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Glenn Ligon (B. 1960)
Stranger #37
signed, titled and dated 'Glenn Ligon Stranger in the Village #37 2008' (on the reverse); signed, titled and dated again 'Glenn Ligon 2008 Stranger in the Village #37' (on the overlap)
oil stick and gesso on canvas
96 x 72 in. (245.8 x 182.9 cm.)
Painted in 2008.
Provenance
Thomas Dane Gallery, London
Private collection, Paris
Ivor Braka Limited, London
Private collection, United States

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Sara Friedlander
Sara Friedlander

Lot Essay

One of only twelve ‘white-on-white’ examples from Glenn Ligon’s seminal Stranger series, Stranger #37 is a prime example of the artist’s use of appropriated text to highlight the relationship between visibility and abstraction. Drawing primarily from African American authors such as Zora Neale Hurston, Ralph Ellison and James Baldwin, Ligon regularly employs appropriated text as a scaffold to build the surface of his work with his trademark stencil and oil stick.  In Stranger #37, an excerpt from James Baldwin’s landmark essay Stranger in the Village is built in high relief in white oil stick against an equally white, gessoed ground. With little fidelity to the stencil the artist arrives at an enigmatic surface that flickers in and out of legibility. The blurred boundaries of the letterforms and subtle tonal shifts ask the viewer to reconsider their visual acuity, and in turn, the nuanced issues of race, gender and identity.

First published by Harper’s magazine in 1953, and later as part of the author’s 1955 compilation Notes of a Native Son, Baldwin’s Stranger in the Village details the author’s experience living as the only black person in the small, rural town of Leukerbad, Switzerland.  In 1950s Leukerbad (a place with no racial diversity) African identity is kept at a distance, evidenced not only by a bigotry for outsiders, but also paternalistic donations and missionary work in Africa’s European colonies. In this setting, Baldwin confronts explicit discrimination in the countless attempts to paint him as an exotic outsider. Some warm up to Baldwin, but ultimately his complexion relegates him to a “stranger” status. Baldwin’s time in Leukerbad serves in contrast to the experience faced by African Americans at home, where hundreds of years of African American history have resulted in what Baldwin considers a more nuanced and uneasy shape of racism.  Occupying the same territory leads to more unsure boundaries and an inability for the white majority to “other” African Americans. For Baldwin, black identity in America is therefore characterized by an anxiety over these shifting perimeters.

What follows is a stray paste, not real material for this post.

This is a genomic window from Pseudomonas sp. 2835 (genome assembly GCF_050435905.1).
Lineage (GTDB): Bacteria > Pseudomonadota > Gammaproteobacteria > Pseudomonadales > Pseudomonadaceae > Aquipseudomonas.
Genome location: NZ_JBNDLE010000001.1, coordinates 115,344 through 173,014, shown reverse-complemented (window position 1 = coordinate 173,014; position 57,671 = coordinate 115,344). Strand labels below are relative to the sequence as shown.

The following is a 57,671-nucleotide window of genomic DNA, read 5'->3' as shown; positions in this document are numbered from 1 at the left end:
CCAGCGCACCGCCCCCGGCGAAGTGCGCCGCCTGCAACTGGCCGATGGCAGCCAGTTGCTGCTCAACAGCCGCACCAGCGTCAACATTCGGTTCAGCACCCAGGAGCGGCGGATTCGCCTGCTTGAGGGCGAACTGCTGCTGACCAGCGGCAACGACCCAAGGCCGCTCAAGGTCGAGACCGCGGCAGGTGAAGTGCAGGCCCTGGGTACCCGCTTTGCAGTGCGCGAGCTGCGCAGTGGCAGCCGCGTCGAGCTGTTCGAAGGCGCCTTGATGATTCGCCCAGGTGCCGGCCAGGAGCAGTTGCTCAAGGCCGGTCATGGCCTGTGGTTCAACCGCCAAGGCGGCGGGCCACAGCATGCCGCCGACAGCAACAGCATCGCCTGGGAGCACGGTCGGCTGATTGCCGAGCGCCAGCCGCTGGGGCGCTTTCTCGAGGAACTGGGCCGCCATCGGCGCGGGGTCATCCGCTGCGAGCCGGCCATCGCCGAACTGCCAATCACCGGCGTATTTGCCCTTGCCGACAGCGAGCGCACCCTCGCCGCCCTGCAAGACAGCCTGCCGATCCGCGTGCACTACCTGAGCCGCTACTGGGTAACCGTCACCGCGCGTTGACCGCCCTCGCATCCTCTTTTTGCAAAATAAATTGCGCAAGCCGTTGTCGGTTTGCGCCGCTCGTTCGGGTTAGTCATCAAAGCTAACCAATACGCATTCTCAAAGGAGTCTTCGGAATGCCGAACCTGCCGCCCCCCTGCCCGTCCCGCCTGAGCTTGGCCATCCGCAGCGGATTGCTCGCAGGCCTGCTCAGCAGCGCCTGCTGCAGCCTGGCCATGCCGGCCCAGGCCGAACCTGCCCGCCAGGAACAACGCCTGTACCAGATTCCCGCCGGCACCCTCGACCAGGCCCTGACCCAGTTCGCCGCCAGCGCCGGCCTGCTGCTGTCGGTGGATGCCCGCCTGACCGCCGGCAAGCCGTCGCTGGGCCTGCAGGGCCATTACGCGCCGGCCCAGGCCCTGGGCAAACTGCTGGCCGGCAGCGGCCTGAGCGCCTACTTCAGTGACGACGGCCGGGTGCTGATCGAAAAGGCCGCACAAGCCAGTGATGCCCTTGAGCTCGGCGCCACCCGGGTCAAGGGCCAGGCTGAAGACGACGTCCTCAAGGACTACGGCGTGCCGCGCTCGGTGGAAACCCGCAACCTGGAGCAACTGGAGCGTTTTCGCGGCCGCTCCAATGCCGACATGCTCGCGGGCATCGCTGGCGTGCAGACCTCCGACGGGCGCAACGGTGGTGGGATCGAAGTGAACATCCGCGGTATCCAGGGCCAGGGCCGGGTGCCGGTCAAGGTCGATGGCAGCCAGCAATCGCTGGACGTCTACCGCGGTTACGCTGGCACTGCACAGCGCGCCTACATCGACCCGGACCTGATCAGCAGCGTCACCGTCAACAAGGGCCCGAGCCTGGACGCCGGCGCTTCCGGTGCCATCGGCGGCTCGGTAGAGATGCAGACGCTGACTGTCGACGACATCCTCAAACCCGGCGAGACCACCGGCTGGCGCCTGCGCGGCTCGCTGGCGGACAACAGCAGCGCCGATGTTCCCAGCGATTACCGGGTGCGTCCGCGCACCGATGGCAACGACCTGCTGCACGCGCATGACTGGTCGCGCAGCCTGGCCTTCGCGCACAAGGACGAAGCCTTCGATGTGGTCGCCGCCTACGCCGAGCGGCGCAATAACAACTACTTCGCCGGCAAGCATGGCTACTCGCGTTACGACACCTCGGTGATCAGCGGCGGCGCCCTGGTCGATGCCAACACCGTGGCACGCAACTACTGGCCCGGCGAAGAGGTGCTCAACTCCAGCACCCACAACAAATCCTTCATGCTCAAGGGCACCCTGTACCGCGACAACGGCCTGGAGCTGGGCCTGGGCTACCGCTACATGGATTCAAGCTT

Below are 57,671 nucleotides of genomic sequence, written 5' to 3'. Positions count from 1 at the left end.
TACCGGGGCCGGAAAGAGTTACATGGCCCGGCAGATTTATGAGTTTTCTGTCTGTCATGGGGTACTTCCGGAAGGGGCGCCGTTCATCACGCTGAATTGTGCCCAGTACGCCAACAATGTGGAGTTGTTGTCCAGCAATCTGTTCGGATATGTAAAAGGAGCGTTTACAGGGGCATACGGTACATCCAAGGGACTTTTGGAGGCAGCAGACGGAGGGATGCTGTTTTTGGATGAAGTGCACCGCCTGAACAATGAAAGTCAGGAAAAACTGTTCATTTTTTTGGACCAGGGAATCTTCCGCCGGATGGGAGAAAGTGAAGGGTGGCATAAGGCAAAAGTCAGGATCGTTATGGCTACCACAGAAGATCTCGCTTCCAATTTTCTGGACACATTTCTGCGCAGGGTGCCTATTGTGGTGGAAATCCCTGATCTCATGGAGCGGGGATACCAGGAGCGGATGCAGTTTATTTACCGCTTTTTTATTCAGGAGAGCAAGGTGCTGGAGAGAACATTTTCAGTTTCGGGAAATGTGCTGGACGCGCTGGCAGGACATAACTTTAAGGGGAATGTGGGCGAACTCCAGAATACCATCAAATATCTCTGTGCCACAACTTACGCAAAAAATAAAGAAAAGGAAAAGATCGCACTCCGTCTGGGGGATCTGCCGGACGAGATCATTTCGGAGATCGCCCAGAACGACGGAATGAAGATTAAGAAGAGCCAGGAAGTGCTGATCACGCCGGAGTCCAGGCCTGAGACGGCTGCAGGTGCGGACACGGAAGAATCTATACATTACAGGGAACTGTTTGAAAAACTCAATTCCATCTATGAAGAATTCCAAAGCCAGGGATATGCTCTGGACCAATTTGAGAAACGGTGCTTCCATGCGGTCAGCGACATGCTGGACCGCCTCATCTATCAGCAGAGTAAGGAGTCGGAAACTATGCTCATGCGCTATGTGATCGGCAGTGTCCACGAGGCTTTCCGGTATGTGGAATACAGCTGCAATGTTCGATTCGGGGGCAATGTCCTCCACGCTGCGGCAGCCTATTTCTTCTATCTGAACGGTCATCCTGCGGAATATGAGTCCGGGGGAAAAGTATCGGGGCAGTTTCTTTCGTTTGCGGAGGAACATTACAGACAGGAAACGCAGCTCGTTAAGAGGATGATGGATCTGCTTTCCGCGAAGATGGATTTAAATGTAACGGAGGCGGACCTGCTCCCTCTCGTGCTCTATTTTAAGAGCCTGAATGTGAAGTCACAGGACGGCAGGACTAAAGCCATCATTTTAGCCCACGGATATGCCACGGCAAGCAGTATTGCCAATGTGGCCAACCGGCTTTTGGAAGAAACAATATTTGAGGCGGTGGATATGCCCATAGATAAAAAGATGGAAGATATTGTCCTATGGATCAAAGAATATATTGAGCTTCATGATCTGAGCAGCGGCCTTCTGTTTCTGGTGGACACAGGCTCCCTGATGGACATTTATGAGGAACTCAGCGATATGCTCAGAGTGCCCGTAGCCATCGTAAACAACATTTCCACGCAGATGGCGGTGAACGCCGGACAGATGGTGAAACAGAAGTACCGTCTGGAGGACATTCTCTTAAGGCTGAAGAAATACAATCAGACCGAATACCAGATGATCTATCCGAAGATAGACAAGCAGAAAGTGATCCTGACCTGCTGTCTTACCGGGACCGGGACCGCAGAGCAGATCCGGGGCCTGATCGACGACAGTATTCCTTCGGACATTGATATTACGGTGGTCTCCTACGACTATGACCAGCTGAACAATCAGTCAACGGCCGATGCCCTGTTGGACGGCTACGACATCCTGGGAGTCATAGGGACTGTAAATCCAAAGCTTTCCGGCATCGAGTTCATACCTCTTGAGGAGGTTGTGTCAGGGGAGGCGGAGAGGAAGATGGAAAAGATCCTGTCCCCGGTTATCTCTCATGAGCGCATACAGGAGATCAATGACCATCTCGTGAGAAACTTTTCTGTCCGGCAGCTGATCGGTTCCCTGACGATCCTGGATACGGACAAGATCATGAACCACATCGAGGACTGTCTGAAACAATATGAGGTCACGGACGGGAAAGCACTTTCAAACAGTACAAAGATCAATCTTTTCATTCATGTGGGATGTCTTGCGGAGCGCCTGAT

With this concept of American black identity in mind, one can appreciate Ligon’s choice to push the viewer into the tenuous space between legibility and abstraction in his rendering of Baldwin’s text. The shifting boundaries of the letterforms in Stranger #37 become an extended metaphor for the text, and place more emphasis on the efficacy of the reader than they do the author. The work is by no means a mere translation of the text but rather a vehicle to open a dialogue on perception and a means to breakdown the rigid relationship we have with our language and societal structures. In fact, language reinforces these social structures and a type of identity politics Ligon (and Baldwin) would like brought into question. Like the space that opens up when figuration gives way to abstraction, so too can language be unfolded into its many layers of authorship, readership and legibility. Critical to Ligon’s image making is his simultaneous use and subversion of a stencil, which frees the viewer to see the image in many lights, and realize the arbitrary and deceitful nature of the forms we often take for granted. The white on white palette of this painting further reinforces the illegibility of the work and intentionally denies an easy read of Ligon’s transcription.

Ligon began his career with a strong interest in Abstract Expressionism, drawing on the energy and immediacy of artists such as de Kooning and Pollock. This influence can be seen in the way he approaches text paintings such as Stranger #37 in its all-over composition and evidence of the artist’s process. But Ligon goes further to complicate and confound by use of text and his characteristic stencil. By including such regularized forms instead of Ab-Ex gestures, he paradoxically creates a work perhaps more difficult to reconcile than a purely Abstract Expressionist image in that the text is there but cannot be easily deciphered.
In this, the work shares a more distinct relationship with the stencils, flags and targets utilized by Jasper Johns. As with Ligon’s thick pedimenti of oil stick, Johns’ thick strokes of encaustic and oil both employ and subvert the conventional and precise nature of his chosen forms. The stencil, in particular, provides a way to break down the link between the words and the meaning of prescribed forms as they become more image than symbol or text. Both artists make us reexamine quotidien letterforms in an effort to dismantle a rigid notion of language and symbol.

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